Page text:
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Case Result Category: Medical Malpractice

Confidential Pre-Trial Recovery

Ms. G. delivered a baby girl, Brithney, with massive birth defects at home. After being transported to the NICU (Neonatal Intensive Care Unit) of BMH, Brithney lived for three days before dying due to her birth defects. Brithney’s body was taken to BMH’s morgue, and placed on the cooler floor. Thereafter, a BMH employee mistook Brithney’s remains for garbage, and incinerated it.

J. & D. H. v. Plantation General Hospital: Confidential Pre-trial Recovery

J. and D. H. were expecting the birth of their first child, a son to be named Danny, when they presented to PGH for a planned induction of labor. They arrived at approximately 12 midnight and were left unattended despite numerous pleas for assistance due to lack of fetal movement until 4:00am. By that time, Danny had died in utero from a massive feto-maternal hemorrhage. Shortly before settlement, the Court granted a rare Motion to Amend to Claim Punitive Damages against the Defendant.

Confidential Pre-trial Settlement for Defendant’s Policy Limits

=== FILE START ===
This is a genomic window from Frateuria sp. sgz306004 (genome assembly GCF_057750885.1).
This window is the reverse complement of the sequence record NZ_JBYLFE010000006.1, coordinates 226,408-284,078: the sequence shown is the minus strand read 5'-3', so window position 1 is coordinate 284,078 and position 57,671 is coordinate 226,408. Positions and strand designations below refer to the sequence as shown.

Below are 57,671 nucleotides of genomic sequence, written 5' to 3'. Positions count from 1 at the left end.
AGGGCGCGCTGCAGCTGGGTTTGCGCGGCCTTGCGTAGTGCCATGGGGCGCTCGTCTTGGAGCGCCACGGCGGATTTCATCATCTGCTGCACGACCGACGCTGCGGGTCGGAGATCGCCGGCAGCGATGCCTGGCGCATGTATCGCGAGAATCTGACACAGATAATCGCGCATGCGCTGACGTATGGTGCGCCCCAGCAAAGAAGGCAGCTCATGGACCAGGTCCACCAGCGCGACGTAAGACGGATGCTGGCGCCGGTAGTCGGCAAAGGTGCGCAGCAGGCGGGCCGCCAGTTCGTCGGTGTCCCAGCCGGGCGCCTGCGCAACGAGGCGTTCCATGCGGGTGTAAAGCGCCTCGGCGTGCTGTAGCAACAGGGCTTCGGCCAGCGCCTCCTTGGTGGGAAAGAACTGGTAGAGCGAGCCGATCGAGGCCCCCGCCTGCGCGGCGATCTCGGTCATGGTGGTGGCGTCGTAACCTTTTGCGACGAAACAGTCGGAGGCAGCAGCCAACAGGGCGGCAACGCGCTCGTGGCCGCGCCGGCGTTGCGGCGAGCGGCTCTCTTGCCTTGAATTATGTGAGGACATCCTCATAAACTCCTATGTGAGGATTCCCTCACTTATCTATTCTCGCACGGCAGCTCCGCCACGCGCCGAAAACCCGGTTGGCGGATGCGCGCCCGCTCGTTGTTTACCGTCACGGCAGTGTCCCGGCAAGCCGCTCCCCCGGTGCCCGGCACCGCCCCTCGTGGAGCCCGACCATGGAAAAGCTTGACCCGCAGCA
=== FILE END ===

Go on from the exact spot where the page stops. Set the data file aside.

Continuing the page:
Z. H. suffered birth related brain injuries due to the Defendant OB/GYN’s negligence.

$1,250,000 Verdict

Multiple defendants misdiagnosed D. M.’s adrenal cortical cancer which, ultimately, resulted in his death at age 32. D.M. left behind a widow and three-year old son. The verdict was reduced by 50% comparative negligence. The Defendant Physician only held a $250,000 policy of insurance and his insurer, rather than defend a Bad Faith action, paid the Judgment.

$2,013,000 Settlement

M. T. was the victim of misdiagnosed lung cancer. After presenting to her family doctor and urologist for kidney stones in April, 2000, she was sent for a routine chest x-ray to clear her for a lithotripsy procedure. The radiologist saw a small questionable area of increased density in her left mid lung field and recommended further study via shallow oblique film, or chest CT scan. The report was received by her internist and urologist, but was not read for 16 months. At that time, M.T.’s condition had advanced, requiring that a portion of her lung be removed, and that she undergo chemotherapy and radiation for metastatic lung cancer.